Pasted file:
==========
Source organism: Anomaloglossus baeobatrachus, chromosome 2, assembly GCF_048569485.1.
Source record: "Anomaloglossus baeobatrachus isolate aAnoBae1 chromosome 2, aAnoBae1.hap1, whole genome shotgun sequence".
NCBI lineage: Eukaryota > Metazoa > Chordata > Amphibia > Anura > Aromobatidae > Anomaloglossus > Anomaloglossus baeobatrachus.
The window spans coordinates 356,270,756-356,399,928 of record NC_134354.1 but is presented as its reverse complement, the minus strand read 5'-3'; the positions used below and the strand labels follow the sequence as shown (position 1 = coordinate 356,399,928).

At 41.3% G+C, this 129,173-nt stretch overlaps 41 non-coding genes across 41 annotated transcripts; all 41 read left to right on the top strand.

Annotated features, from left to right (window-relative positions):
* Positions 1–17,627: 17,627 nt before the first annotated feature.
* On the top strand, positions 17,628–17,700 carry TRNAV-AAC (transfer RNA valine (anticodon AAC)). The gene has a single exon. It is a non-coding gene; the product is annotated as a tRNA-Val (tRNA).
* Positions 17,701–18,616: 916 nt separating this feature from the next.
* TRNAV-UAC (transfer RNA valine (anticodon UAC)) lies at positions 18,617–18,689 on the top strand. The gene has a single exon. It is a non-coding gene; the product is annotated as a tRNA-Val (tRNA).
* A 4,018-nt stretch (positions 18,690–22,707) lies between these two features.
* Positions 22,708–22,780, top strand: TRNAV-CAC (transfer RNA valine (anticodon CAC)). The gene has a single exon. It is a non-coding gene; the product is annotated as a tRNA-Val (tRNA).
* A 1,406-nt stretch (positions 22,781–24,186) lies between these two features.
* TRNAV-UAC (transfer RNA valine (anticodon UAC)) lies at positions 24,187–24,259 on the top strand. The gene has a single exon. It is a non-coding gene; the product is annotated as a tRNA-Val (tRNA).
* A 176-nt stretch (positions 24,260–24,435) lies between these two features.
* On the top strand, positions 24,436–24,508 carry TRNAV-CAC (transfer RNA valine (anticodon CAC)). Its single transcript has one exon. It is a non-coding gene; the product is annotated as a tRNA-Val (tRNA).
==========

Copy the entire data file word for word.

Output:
Source organism: Anomaloglossus baeobatrachus, chromosome 2, assembly GCF_048569485.1.
Source record: "Anomaloglossus baeobatrachus isolate aAnoBae1 chromosome 2, aAnoBae1.hap1, whole genome shotgun sequence".
NCBI lineage: Eukaryota > Metazoa > Chordata > Amphibia > Anura > Aromobatidae > Anomaloglossus > Anomaloglossus baeobatrachus.
The window spans coordinates 356,270,756-356,399,928 of record NC_134354.1 but is presented as its reverse complement, the minus strand read 5'-3'; the positions used below and the strand labels follow the sequence as shown (position 1 = coordinate 356,399,928).

At 41.3% G+C, this 129,173-nt stretch overlaps 41 non-coding genes across 41 annotated transcripts; all 41 read left to right on the top strand.

Annotated features, from left to right (window-relative positions):
* Positions 1–17,627: 17,627 nt before the first annotated feature.
* On the top strand, positions 17,628–17,700 carry TRNAV-AAC (transfer RNA valine (anticodon AAC)). The gene has a single exon. It is a non-coding gene; the product is annotated as a tRNA-Val (tRNA).
* Positions 17,701–18,616: 916 nt separating this feature from the next.
* TRNAV-UAC (transfer RNA valine (anticodon UAC)) lies at positions 18,617–18,689 on the top strand. The gene has a single exon. It is a non-coding gene; the product is annotated as a tRNA-Val (tRNA).
* A 4,018-nt stretch (positions 18,690–22,707) lies between these two features.
* Positions 22,708–22,780, top strand: TRNAV-CAC (transfer RNA valine (anticodon CAC)). The gene has a single exon. It is a non-coding gene; the product is annotated as a tRNA-Val (tRNA).
* A 1,406-nt stretch (positions 22,781–24,186) lies between these two features.
* TRNAV-UAC (transfer RNA valine (anticodon UAC)) lies at positions 24,187–24,259 on the top strand. The gene has a single exon. It is a non-coding gene; the product is annotated as a tRNA-Val (tRNA).
* A 176-nt stretch (positions 24,260–24,435) lies between these two features.
* On the top strand, positions 24,436–24,508 carry TRNAV-CAC (transfer RNA valine (anticodon CAC)). Its single transcript has one exon. It is a non-coding gene; the product is annotated as a tRNA-Val (tRNA).